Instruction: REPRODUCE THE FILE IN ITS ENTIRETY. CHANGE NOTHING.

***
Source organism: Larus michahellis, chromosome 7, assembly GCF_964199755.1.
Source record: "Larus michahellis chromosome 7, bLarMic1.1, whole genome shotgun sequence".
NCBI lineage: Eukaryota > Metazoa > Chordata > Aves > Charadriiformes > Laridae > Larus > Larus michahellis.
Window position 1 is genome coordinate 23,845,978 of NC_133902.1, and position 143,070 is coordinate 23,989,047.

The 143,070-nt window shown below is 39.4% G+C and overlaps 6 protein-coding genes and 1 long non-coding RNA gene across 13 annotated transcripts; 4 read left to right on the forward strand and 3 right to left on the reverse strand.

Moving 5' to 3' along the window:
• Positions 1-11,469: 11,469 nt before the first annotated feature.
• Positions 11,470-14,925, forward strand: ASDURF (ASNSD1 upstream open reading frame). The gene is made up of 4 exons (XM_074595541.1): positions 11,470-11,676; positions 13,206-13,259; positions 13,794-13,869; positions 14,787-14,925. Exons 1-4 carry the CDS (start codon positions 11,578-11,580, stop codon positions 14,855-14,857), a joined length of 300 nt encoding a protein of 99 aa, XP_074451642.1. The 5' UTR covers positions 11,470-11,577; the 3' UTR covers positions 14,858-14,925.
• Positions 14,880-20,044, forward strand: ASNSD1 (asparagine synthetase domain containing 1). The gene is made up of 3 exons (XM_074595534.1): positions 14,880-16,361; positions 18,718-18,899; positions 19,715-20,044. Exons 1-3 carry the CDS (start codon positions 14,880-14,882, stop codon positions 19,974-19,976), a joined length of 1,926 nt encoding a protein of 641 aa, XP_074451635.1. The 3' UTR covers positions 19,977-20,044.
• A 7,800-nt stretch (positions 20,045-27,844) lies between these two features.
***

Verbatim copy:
Source organism: Larus michahellis, chromosome 7, assembly GCF_964199755.1.
Source record: "Larus michahellis chromosome 7, bLarMic1.1, whole genome shotgun sequence".
NCBI lineage: Eukaryota > Metazoa > Chordata > Aves > Charadriiformes > Laridae > Larus > Larus michahellis.
Window position 1 is genome coordinate 23,845,978 of NC_133902.1, and position 143,070 is coordinate 23,989,047.

The 143,070-nt window shown below is 39.4% G+C and overlaps 6 protein-coding genes and 1 long non-coding RNA gene across 13 annotated transcripts; 4 read left to right on the forward strand and 3 right to left on the reverse strand.

Moving 5' to 3' along the window:
• Positions 1-11,469: 11,469 nt before the first annotated feature.
• Positions 11,470-14,925, forward strand: ASDURF (ASNSD1 upstream open reading frame). The gene is made up of 4 exons (XM_074595541.1): positions 11,470-11,676; positions 13,206-13,259; positions 13,794-13,869; positions 14,787-14,925. Exons 1-4 carry the CDS (start codon positions 11,578-11,580, stop codon positions 14,855-14,857), a joined length of 300 nt encoding a protein of 99 aa, XP_074451642.1. The 5' UTR covers positions 11,470-11,577; the 3' UTR covers positions 14,858-14,925.
• Positions 14,880-20,044, forward strand: ASNSD1 (asparagine synthetase domain containing 1). The gene is made up of 3 exons (XM_074595534.1): positions 14,880-16,361; positions 18,718-18,899; positions 19,715-20,044. Exons 1-3 carry the CDS (start codon positions 14,880-14,882, stop codon positions 19,974-19,976), a joined length of 1,926 nt encoding a protein of 641 aa, XP_074451635.1. The 3' UTR covers positions 19,977-20,044.
• A 7,800-nt stretch (positions 20,045-27,844) lies between these two features.